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You should probably read the following:

http://www.bikexprt.com/streetsmarts/usa/index.htm

I agree with everyone commenting that your road positioning was not correct.
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Old 08-03-08, 06:48 AM   #10
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Stuff like that happens once in a while. Kind of sucks but it's not worth dwelling over.
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Old 08-03-08, 11:03 AM   #11
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Just remember that when people are either walking, driving or cycling, they tend to be in their own world. Go to the mall, people walk aimlessly. Drive a car, people make crazy turns and lane changes all over the place. Ride a bike, there is always going to be some clowns out for a day on the strand not paying attention to their surroundings and hog up the road. Be careful out there. I do believe that when there are more and more of us cyclists out on the roads, people will be forced to take caution to who is also sharing the roads.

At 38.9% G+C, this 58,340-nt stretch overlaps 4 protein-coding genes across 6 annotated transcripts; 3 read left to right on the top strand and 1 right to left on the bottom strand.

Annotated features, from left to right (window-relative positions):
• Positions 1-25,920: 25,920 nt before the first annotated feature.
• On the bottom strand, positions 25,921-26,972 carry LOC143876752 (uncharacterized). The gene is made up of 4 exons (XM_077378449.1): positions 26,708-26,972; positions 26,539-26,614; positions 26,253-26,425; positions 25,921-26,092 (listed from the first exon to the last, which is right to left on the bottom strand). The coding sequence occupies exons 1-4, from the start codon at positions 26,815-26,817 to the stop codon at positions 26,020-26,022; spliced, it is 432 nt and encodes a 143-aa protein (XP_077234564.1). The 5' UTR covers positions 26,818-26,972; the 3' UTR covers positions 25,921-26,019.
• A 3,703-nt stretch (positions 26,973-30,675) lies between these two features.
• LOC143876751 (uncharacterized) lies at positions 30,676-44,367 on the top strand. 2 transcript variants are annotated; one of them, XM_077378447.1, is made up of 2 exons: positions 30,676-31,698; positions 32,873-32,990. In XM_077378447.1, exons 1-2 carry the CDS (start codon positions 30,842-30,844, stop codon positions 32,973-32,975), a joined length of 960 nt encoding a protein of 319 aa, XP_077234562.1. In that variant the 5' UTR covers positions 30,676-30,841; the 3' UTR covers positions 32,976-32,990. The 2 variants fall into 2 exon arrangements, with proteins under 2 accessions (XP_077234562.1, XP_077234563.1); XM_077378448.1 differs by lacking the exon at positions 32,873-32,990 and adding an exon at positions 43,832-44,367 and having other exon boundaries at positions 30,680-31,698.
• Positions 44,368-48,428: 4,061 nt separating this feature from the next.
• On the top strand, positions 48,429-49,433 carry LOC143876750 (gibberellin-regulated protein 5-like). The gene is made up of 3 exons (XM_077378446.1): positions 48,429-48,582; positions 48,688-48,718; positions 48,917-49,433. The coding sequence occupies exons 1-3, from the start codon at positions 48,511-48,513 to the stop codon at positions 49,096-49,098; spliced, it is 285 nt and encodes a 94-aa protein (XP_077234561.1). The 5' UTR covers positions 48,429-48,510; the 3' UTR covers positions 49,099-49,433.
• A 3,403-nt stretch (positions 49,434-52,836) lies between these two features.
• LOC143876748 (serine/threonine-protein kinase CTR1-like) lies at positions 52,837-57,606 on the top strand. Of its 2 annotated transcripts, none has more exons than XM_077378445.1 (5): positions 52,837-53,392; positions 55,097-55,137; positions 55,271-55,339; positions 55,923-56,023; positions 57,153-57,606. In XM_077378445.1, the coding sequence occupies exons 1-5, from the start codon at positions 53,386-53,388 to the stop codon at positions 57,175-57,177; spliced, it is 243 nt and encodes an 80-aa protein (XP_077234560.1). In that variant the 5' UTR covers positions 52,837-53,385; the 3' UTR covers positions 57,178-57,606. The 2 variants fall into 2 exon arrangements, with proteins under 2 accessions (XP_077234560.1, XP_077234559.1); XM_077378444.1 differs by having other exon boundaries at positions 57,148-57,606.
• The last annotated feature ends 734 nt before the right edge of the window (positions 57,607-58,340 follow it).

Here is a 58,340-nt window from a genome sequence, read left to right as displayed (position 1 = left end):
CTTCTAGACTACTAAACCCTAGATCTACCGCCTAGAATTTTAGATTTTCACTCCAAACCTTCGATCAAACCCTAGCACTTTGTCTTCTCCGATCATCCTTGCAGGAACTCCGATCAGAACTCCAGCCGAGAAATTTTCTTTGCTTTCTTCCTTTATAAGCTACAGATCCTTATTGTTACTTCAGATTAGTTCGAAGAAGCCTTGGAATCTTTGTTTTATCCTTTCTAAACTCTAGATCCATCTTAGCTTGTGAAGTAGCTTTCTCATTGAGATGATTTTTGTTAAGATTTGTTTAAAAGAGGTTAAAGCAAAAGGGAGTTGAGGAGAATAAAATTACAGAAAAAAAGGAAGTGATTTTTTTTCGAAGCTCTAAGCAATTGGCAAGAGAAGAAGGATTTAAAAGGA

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Old 08-03-08, 11:16 AM   #12
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Mercedes dealership car almost hit you? Why didn't you vault off the pedals and superman across the hood? (joking)
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Old 08-03-08, 11:19 AM   #13
MrRamonG
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Things like that happen, and they are going to happen. It's not your fault for not taking the lane. Luckily, they don't happen often. Keep your wits about you and you will stay safe.
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Old 08-04-08, 06:33 AM   #14
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anything that doesn't kill you makes you stronger. Take the advice given in this forum about lane position and don't dwell on accidents that almost happened. Wait utill the real thing comes along.

Happy biking
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Old 08-04-08, 07:20 AM   #15
huhenio
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Originally Posted by jimlamb View Post
As others have said, you generally want to merge into your lane (whichever travel lane is appropriate) at intersections. Hugging the shoulder puts you at much greater risk.
yup ... the lane is yours